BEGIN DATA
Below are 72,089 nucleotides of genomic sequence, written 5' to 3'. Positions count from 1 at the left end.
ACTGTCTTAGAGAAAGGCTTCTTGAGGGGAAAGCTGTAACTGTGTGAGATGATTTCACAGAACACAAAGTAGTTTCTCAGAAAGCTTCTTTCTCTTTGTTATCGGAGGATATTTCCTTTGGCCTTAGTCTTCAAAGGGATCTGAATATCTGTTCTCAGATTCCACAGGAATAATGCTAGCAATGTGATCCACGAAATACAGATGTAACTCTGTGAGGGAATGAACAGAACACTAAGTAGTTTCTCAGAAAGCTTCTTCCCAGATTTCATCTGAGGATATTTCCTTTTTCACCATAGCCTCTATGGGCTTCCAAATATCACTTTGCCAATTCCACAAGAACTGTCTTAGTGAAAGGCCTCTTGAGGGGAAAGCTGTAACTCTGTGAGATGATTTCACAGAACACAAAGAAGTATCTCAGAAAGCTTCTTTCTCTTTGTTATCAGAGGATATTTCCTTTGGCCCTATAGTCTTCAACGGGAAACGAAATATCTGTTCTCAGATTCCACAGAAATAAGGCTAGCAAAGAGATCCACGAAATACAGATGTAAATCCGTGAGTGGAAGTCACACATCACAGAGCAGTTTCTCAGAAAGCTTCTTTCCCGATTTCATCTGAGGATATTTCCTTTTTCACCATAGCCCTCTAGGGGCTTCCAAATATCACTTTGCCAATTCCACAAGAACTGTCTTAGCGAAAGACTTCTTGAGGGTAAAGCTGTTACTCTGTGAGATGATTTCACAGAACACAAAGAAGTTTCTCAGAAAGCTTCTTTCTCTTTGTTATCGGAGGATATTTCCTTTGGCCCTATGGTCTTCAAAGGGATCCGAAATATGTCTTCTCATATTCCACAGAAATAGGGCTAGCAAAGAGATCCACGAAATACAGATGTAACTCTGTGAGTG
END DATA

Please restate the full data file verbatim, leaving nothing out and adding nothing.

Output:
Below are 72,089 nucleotides of genomic sequence, written 5' to 3'. Positions count from 1 at the left end.
ACTGTCTTAGAGAAAGGCTTCTTGAGGGGAAAGCTGTAACTGTGTGAGATGATTTCACAGAACACAAAGTAGTTTCTCAGAAAGCTTCTTTCTCTTTGTTATCGGAGGATATTTCCTTTGGCCTTAGTCTTCAAAGGGATCTGAATATCTGTTCTCAGATTCCACAGGAATAATGCTAGCAATGTGATCCACGAAATACAGATGTAACTCTGTGAGGGAATGAACAGAACACTAAGTAGTTTCTCAGAAAGCTTCTTCCCAGATTTCATCTGAGGATATTTCCTTTTTCACCATAGCCTCTATGGGCTTCCAAATATCACTTTGCCAATTCCACAAGAACTGTCTTAGTGAAAGGCCTCTTGAGGGGAAAGCTGTAACTCTGTGAGATGATTTCACAGAACACAAAGAAGTATCTCAGAAAGCTTCTTTCTCTTTGTTATCAGAGGATATTTCCTTTGGCCCTATAGTCTTCAACGGGAAACGAAATATCTGTTCTCAGATTCCACAGAAATAAGGCTAGCAAAGAGATCCACGAAATACAGATGTAAATCCGTGAGTGGAAGTCACACATCACAGAGCAGTTTCTCAGAAAGCTTCTTTCCCGATTTCATCTGAGGATATTTCCTTTTTCACCATAGCCCTCTAGGGGCTTCCAAATATCACTTTGCCAATTCCACAAGAACTGTCTTAGCGAAAGACTTCTTGAGGGTAAAGCTGTTACTCTGTGAGATGATTTCACAGAACACAAAGAAGTTTCTCAGAAAGCTTCTTTCTCTTTGTTATCGGAGGATATTTCCTTTGGCCCTATGGTCTTCAAAGGGATCCGAAATATGTCTTCTCATATTCCACAGAAATAGGGCTAGCAAAGAGATCCACGAAATACAGATGTAACTCTGTGAGTG